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Discussion Starter #12
Looking to replace my formulas for a new build and soon. Anybody know how much the sintered pads will cost? And when are they available?
They come with two sets of pads. Semi-metallic and sintered metallic. The semi-metallic is on par with the best brakes out there. The sintered metallic will scare most riders.

I'll should have shipping info when everyone gets back from Eurobike.
 

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The grub screws on the caliper is pretty trick.
Yes, it's not guesswork, but it is a nuisance aligning the caliper. Honestly the main trouble comes from untrue rotors, but I'm glad to see the grub screws anyway.

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One thing I don't understand:

On Shimano brakes the reservoir sits on top of the piston cylinder. In practice that means that if there is any air in the system it will find its way up into the reservoir and the brake will work perfectly.

On this new brake the reservoir is underneath the cylinder. With the cylinder the highest part of the system, any air will stay there and you've got mushy brakes.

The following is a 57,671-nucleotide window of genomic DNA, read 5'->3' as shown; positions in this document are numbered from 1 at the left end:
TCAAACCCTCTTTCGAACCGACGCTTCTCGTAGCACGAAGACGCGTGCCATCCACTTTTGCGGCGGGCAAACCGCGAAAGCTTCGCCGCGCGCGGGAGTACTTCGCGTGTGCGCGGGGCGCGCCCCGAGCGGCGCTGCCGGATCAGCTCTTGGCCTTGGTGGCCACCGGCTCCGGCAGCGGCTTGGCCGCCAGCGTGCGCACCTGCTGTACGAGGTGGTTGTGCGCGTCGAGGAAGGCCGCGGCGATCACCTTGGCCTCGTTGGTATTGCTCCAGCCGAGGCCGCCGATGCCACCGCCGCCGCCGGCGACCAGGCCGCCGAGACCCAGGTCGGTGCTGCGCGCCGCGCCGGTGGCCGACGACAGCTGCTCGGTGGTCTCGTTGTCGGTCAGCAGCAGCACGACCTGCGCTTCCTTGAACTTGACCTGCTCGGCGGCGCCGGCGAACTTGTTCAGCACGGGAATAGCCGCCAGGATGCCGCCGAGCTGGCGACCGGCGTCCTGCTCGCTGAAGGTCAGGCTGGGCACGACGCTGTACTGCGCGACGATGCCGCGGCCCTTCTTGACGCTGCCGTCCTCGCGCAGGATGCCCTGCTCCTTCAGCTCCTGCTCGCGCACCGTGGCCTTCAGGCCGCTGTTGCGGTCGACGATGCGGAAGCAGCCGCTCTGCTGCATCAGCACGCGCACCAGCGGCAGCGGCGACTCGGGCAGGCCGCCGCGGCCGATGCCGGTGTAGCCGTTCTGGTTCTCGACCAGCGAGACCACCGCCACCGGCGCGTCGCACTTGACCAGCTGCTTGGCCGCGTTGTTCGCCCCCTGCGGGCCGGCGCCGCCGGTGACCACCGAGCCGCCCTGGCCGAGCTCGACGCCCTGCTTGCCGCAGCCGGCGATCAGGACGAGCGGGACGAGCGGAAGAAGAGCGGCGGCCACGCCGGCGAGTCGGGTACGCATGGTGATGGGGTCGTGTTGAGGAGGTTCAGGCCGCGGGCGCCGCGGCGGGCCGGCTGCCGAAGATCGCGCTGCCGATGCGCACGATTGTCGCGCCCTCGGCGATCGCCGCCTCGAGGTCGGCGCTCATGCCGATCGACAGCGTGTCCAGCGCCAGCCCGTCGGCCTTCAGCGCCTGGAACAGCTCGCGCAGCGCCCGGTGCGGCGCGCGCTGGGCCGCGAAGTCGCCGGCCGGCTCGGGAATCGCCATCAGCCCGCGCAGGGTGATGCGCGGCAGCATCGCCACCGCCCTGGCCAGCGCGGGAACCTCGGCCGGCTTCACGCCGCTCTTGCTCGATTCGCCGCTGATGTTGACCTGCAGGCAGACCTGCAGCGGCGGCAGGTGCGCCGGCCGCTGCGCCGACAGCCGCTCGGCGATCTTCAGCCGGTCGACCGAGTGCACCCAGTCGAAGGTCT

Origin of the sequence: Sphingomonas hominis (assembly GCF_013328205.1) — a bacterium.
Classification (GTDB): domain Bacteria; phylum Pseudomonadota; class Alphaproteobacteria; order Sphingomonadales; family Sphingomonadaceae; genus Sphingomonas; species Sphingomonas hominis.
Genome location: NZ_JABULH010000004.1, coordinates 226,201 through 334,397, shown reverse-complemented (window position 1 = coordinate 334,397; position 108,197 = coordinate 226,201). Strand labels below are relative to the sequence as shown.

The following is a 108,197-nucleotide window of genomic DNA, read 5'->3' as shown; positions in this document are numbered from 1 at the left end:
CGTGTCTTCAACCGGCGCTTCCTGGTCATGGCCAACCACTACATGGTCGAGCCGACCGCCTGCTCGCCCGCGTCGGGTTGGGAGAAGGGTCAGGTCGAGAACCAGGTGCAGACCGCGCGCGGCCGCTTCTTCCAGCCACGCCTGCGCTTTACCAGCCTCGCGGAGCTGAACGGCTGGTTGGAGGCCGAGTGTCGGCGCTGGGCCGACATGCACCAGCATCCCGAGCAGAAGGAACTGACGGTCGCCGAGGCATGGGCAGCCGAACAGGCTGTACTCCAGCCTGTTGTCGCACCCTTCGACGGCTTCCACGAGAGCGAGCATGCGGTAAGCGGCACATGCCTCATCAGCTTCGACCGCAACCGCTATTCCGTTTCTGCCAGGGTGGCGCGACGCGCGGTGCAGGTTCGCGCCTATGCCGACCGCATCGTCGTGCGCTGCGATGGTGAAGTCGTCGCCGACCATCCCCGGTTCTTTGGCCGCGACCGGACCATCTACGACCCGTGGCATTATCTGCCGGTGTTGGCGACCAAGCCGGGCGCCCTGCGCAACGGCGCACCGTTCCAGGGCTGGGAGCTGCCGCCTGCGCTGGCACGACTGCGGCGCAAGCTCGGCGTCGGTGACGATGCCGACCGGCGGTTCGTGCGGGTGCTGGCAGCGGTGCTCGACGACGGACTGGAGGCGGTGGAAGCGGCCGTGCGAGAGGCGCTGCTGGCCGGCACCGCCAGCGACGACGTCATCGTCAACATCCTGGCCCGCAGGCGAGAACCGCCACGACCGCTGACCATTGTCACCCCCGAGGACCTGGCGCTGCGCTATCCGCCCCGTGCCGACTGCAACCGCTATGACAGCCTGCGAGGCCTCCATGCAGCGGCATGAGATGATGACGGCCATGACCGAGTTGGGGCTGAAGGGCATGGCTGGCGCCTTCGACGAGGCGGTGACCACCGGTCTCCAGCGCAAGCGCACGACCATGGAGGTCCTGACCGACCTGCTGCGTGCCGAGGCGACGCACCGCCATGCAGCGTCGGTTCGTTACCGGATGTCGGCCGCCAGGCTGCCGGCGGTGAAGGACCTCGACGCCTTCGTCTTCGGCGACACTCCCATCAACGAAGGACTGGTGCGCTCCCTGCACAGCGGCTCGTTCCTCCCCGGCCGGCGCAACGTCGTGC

Am I missing something here as it seems like a fairly big oversight?
 

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Based on the cutaway view and the shape of some dials/levers, these look pretty similar to some '07 Code's I have. I'm slowly in the process of rebuilding them, but they were phenomenal brakes and will be used for a long time.

I'm very excited to try these Dominions!!! My old trek 8500LT (2000 era) had the Hayes brakes on them, and they rocked it for 8 years with some serious neglect. Shame I wasn't as into cycling when they finally stopped working, those 22mm mount calipers are frequently asked for now.
 

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One thing I don't understand:

On Shimano brakes the reservoir sits on top of the piston cylinder. In practice that means that if there is any air in the system it will find its way up into the reservoir and the brake will work perfectly.

On this new brake the reservoir is underneath the cylinder. With the cylinder the highest part of the system, any air will stay there and you've got mushy brakes.

Am I missing something here as it seems like a fairly big oversight?
They did say they can be flipped to work on either side 🤔
 

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They did say they can be flipped to work on either side 樂
That might be why they've designed it that way. By making the lever symmetrical the end user can put them on either side and Hayes cut costs by not having to make left and right levers!